Okay, first things first: e-niece Morgan started her bone marrow transplant today. Her mom says she continues to be a "trooper," which fits with what you'll read on her blog. Morgan also has a Skype account (Morgan6261), if you'd like to send good wishes. Here's Dar's update:
Update on Morgan: last bout of radiation is taking place now. Handling all this very well. Skyping, eating like a piggy, laughing (between pukes). I haven't seen her bc she's in intense germ-protection-mode.
Later this afternoon, she will be given, in essence, new life. Bone marrow will be injected into her broviac (semi permanent, umbilical-cord-looking tubes). Painless transplant.We watch and wait...in about 10 days, she should start to react. In about 12 days, we should see signs of acceptance or rejection. We pray for:
- NO viruses
- NO relapse.
Keep those good vibes coming up here to Philly!
Dar also added:
Bone marrow transplantees celebrate the big day as their birthdays.
Morgan will adopt this donor's stem cells (she will take on his/her T-cells which didn't match her own.) Wild, isn't it?
Wild indeed. That's some scary stuff for an 8-year-old (or any-year-old) to go through. Your good vibes and prayers, of course, are welcome. The doctors use what wisdom they have, and we leave the rest to God.
Onto the usual foolishness.
There's a report from NASA that says an early asteroid bombardment of the Earth (~4 billion years ago) didn't inhibit, but improved the success of life on Earth. If that logic were true, shouldn't we get up into space and whack the planet with a few big rocks to improve our biodiversity? I'm kidding, you understand, but this hypothesis doesn't sound right to me somehow.
Tip o' the fedora to Tim B. for finding this: some of my more cynical peers think this is really how space projects are funded. If that were true, we'd have listened to Curtis LeMay and would have a nuclear weapons base on the Moon by now.
Here's an interesting site: The Institute for the Future (IFTF):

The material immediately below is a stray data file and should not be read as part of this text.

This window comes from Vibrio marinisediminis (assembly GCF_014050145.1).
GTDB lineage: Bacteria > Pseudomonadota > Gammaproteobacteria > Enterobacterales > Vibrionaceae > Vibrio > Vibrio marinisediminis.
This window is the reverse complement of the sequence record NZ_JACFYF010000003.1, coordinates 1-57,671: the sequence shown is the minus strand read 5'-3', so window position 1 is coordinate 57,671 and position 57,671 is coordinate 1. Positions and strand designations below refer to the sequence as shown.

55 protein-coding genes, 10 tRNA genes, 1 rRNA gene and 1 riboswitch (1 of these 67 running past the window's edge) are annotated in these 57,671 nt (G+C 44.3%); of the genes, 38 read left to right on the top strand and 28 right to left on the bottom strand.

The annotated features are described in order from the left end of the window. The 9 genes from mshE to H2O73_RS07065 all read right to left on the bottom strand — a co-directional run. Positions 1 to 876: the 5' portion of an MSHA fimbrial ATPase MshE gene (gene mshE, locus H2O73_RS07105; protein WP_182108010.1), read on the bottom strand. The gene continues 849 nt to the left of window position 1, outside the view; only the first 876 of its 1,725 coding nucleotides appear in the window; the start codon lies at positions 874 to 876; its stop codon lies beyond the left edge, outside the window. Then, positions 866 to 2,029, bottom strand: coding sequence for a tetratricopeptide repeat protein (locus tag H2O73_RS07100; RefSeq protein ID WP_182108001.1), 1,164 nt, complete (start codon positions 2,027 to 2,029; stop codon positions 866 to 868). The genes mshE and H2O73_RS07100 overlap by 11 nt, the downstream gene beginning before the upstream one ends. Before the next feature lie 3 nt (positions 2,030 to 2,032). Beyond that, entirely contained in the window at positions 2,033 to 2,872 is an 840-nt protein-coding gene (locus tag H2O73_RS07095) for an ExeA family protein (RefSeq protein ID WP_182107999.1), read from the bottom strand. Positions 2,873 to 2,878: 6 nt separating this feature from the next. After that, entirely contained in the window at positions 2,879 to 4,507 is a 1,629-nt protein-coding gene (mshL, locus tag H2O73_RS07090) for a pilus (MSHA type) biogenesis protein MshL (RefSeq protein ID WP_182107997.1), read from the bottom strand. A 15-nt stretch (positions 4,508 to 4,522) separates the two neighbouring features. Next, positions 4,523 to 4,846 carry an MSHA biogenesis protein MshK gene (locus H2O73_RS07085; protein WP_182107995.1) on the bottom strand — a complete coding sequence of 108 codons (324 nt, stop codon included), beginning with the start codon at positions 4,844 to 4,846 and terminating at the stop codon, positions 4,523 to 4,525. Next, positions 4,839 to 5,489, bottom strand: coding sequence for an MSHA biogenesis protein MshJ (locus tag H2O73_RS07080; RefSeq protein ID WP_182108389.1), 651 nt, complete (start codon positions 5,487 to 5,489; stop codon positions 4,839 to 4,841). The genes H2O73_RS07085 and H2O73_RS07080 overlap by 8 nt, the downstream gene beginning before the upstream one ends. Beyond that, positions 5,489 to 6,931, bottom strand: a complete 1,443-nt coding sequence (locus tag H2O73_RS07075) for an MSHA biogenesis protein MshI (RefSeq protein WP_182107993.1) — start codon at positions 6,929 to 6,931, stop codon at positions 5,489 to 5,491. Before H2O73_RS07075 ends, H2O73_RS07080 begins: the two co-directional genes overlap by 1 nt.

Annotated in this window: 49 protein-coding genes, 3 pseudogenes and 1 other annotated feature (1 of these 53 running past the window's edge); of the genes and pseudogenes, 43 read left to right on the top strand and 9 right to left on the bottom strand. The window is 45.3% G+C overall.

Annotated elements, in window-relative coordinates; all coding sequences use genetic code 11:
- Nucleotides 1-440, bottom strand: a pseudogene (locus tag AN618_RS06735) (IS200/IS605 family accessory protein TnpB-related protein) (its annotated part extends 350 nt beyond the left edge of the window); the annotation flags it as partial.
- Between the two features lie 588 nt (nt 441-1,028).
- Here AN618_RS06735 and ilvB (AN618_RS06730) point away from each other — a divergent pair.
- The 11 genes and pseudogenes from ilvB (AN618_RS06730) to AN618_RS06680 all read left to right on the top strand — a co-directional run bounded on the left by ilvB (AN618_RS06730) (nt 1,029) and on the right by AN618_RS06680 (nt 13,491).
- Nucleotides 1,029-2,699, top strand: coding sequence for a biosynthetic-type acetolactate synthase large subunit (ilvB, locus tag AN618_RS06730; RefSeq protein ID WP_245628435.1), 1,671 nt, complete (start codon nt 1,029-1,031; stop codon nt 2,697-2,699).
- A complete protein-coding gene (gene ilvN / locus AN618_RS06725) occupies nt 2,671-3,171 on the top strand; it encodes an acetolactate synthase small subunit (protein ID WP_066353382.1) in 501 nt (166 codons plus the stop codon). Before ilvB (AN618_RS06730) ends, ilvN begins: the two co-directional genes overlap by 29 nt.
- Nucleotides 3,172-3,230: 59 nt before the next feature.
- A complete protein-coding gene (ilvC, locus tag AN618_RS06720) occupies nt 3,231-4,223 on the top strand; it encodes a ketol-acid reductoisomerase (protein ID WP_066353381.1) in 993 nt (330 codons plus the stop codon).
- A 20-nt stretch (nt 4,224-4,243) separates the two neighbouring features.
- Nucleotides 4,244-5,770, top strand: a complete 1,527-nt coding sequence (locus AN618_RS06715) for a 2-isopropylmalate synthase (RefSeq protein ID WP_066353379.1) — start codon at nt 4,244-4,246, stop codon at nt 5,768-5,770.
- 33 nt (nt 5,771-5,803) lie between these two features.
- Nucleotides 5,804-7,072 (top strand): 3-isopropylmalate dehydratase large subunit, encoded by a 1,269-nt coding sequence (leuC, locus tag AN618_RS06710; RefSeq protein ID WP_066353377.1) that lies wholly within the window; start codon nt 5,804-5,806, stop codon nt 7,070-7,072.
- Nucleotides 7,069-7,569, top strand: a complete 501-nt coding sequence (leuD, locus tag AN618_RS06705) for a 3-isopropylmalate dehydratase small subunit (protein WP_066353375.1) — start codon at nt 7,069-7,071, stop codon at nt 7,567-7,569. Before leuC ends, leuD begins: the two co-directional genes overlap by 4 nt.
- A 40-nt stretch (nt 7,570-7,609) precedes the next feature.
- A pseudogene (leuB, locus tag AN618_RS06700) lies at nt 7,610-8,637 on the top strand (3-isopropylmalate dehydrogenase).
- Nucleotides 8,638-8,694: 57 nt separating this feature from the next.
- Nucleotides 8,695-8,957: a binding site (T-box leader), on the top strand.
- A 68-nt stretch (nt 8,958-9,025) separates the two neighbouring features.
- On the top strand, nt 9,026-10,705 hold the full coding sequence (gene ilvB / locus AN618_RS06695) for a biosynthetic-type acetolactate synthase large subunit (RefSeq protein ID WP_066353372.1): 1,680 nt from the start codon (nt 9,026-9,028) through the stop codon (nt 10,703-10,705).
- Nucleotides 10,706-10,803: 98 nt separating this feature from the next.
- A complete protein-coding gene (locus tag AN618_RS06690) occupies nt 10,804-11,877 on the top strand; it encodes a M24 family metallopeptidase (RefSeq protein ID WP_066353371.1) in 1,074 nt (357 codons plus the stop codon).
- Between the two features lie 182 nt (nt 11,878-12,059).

The Institute for the Future (IFTF) is an independent, nonprofit research group with over 40 years of forecasting experience. The core of our work is identifying emerging trends and discontinuities that will transform global society and the global marketplace. We provide insights into business strategy, design process, innovation, and social dilemmas. Our research generates the foresight needed to create insights that lead to action. Our research spans a broad territory of deeply transformative trends, from health and health care to technology, the workplace, and human identity. The Institute for the Future is located in Palo Alto, CA.
New from Hu:
- President Obama and Charlie Bolden have spoken, but there's no word yet that he's Obama's official appointee to the NASA Administrator spot. Why the caution, I wonder?
- After 100 years of silk-scarved glory, it looks like the age of the fighter jock is nearly over.
- Satellite imagery is being used to fight the war on drugs.
- Ahmadenijad is claiming that Iran has tested a new long-range missile. Oh, goody.
- It's about time to upgrade the nation's global positioning system. Who's going to launch them? SpaceX or some other private-sector provider, one hopes.
I told my buddy Doc that I was contemplating shifting from a PC to a Mac, NOT because I've "seen the light" or joined the Cult of Mac. I'm just sick of all the translation problems that occur when a PC-generated document that I create has hiccups and burps when it moves back and forth between my machine and the Macs in the graphic design shop. Doc offered some insights on what I might need, including this site.
And Jerry Pournelle has some skeptical thoughts on the global warming movement and the economy--they are related more closely than just paying more for gasoline.
Oh, wait! The first trailer for the "V" remake is out there, and I've got to admit, it looks pretty cool.
Does anyone else sense a little Obama paranoia in this trailer, though, or is it just me?